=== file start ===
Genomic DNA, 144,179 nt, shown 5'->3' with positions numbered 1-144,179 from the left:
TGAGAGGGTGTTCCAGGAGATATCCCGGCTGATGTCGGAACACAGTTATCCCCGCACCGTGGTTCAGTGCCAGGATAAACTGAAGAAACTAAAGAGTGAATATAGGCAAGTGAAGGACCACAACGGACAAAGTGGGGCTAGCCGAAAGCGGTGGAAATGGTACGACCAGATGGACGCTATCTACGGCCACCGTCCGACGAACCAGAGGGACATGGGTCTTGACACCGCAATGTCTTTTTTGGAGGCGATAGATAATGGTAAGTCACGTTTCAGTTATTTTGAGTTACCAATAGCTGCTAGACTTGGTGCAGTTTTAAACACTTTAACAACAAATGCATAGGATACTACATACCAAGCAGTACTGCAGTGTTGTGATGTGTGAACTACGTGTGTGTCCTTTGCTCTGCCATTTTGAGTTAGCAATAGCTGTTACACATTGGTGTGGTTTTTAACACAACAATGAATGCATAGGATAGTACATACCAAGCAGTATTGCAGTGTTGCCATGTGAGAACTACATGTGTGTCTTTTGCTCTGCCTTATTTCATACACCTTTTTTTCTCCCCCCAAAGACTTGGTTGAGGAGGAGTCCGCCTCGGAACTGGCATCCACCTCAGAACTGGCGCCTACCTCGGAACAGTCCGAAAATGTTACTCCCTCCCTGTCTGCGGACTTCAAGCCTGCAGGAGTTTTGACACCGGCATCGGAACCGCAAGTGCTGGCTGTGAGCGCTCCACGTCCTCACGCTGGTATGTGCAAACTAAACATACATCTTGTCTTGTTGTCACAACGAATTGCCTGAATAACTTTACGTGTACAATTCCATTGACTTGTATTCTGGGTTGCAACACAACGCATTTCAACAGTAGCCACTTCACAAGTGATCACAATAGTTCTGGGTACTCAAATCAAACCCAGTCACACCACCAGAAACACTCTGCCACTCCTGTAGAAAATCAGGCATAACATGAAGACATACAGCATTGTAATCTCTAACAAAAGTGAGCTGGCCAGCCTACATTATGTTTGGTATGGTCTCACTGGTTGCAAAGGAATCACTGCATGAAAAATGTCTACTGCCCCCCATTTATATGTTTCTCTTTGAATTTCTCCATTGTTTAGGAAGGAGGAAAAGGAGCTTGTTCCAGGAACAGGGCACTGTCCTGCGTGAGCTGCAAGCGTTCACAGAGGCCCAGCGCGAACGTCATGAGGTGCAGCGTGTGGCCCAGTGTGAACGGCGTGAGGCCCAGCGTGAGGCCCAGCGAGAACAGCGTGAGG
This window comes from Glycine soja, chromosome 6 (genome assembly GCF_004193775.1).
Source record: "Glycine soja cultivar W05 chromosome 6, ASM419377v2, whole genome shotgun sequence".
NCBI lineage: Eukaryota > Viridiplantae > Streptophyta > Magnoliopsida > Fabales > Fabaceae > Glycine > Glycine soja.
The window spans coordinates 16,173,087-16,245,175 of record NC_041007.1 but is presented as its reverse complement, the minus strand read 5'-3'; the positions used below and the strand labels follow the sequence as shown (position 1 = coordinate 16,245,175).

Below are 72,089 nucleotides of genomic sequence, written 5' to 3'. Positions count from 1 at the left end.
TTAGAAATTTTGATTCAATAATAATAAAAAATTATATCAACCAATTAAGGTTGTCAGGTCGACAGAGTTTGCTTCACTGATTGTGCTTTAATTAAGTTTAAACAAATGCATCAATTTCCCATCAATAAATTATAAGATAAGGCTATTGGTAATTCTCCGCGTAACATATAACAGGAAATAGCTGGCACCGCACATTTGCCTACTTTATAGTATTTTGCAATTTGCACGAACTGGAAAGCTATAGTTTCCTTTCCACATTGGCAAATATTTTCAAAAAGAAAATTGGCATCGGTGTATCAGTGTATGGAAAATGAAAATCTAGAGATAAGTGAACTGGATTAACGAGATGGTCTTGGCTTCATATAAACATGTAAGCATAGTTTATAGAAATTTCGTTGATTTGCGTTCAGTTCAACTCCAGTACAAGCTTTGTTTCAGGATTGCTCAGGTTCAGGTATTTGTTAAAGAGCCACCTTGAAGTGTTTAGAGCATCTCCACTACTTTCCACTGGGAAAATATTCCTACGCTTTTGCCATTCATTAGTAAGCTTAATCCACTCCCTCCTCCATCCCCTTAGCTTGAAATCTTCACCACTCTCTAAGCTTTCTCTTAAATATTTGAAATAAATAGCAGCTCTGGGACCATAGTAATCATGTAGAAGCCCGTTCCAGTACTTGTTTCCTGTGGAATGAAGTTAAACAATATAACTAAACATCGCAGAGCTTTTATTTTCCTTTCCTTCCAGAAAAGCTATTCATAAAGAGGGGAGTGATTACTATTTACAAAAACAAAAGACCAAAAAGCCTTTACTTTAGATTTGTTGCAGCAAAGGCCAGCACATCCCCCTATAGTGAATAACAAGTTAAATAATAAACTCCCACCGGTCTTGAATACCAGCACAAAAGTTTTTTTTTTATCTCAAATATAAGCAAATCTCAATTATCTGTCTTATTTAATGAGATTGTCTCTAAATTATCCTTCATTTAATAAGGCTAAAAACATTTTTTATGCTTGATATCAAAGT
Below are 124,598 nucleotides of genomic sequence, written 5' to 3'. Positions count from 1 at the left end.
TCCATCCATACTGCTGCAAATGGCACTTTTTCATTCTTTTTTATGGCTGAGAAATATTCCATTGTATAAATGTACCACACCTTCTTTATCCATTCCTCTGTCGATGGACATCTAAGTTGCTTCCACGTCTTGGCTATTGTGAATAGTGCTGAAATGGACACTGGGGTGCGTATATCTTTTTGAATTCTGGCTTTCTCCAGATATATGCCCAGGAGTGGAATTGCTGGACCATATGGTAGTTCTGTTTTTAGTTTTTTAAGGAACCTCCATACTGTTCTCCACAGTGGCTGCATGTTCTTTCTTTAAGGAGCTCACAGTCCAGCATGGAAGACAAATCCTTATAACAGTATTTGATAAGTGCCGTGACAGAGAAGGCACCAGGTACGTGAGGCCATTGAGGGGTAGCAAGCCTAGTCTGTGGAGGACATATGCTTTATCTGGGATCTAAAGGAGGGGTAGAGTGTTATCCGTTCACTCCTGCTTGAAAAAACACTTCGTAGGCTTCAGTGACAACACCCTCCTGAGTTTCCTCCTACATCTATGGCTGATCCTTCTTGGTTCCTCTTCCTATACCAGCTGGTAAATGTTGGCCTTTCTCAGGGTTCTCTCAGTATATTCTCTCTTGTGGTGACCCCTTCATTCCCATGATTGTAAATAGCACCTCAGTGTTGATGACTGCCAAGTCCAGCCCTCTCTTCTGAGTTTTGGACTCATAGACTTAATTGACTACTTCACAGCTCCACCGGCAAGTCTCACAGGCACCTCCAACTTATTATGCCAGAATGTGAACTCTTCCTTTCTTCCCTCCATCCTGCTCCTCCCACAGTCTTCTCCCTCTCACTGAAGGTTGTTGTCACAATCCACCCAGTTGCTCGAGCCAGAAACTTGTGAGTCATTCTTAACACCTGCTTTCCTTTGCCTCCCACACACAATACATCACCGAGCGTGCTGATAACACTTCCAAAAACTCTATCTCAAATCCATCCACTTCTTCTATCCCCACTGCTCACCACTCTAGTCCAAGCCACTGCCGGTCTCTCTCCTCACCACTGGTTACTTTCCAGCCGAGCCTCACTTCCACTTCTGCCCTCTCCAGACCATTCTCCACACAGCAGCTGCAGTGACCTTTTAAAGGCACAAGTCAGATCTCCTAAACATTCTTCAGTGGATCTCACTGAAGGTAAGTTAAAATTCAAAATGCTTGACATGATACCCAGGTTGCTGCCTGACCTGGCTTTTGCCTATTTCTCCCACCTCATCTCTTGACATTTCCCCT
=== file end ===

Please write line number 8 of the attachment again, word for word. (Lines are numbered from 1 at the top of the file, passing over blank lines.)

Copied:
TTAGAAATTTTGATTCAATAATAATAAAAAATTATATCAACCAATTAAGGTTGTCAGGTCGACAGAGTTTGCTTCACTGATTGTGCTTTAATTAAGTTTAAACAAATGCATCAATTTCCCATCAATAAATTATAAGATAAGGCTATTGGTAATTCTCCGCGTAACATATAACAGGAAATAGCTGGCACCGCACATTTGCCTACTTTATAGTATTTTGCAATTTGCACGAACTGGAAAGCTATAGTTTCCTTTCCACATTGGCAAATATTTTCAAAAAGAAAATTGGCATCGGTGTATCAGTGTATGGAAAATGAAAATCTAGAGATAAGTGAACTGGATTAACGAGATGGTCTTGGCTTCATATAAACATGTAAGCATAGTTTATAGAAATTTCGTTGATTTGCGTTCAGTTCAACTCCAGTACAAGCTTTGTTTCAGGATTGCTCAGGTTCAGGTATTTGTTAAAGAGCCACCTTGAAGTGTTTAGAGCATCTCCACTACTTTCCACTGGGAAAATATTCCTACGCTTTTGCCATTCATTAGTAAGCTTAATCCACTCCCTCCTCCATCCCCTTAGCTTGAAATCTTCACCACTCTCTAAGCTTTCTCTTAAATATTTGAAATAAATAGCAGCTCTGGGACCATAGTAATCATGTAGAAGCCCGTTCCAGTACTTGTTTCCTGTGGAATGAAGTTAAACAATATAACTAAACATCGCAGAGCTTTTATTTTCCTTTCCTTCCAGAAAAGCTATTCATAAAGAGGGGAGTGATTACTATTTACAAAAACAAAAGACCAAAAAGCCTTTACTTTAGATTTGTTGCAGCAAAGGCCAGCACATCCCCCTATAGTGAATAACAAGTTAAATAATAAACTCCCACCGGTCTTGAATACCAGCACAAAAGTTTTTTTTTTATCTCAAATATAAGCAAATCTCAATTATCTGTCTTATTTAATGAGATTGTCTCTAAATTATCCTTCATTTAATAAGGCTAAAAACATTTTTTATGCTTGATATCAAAGT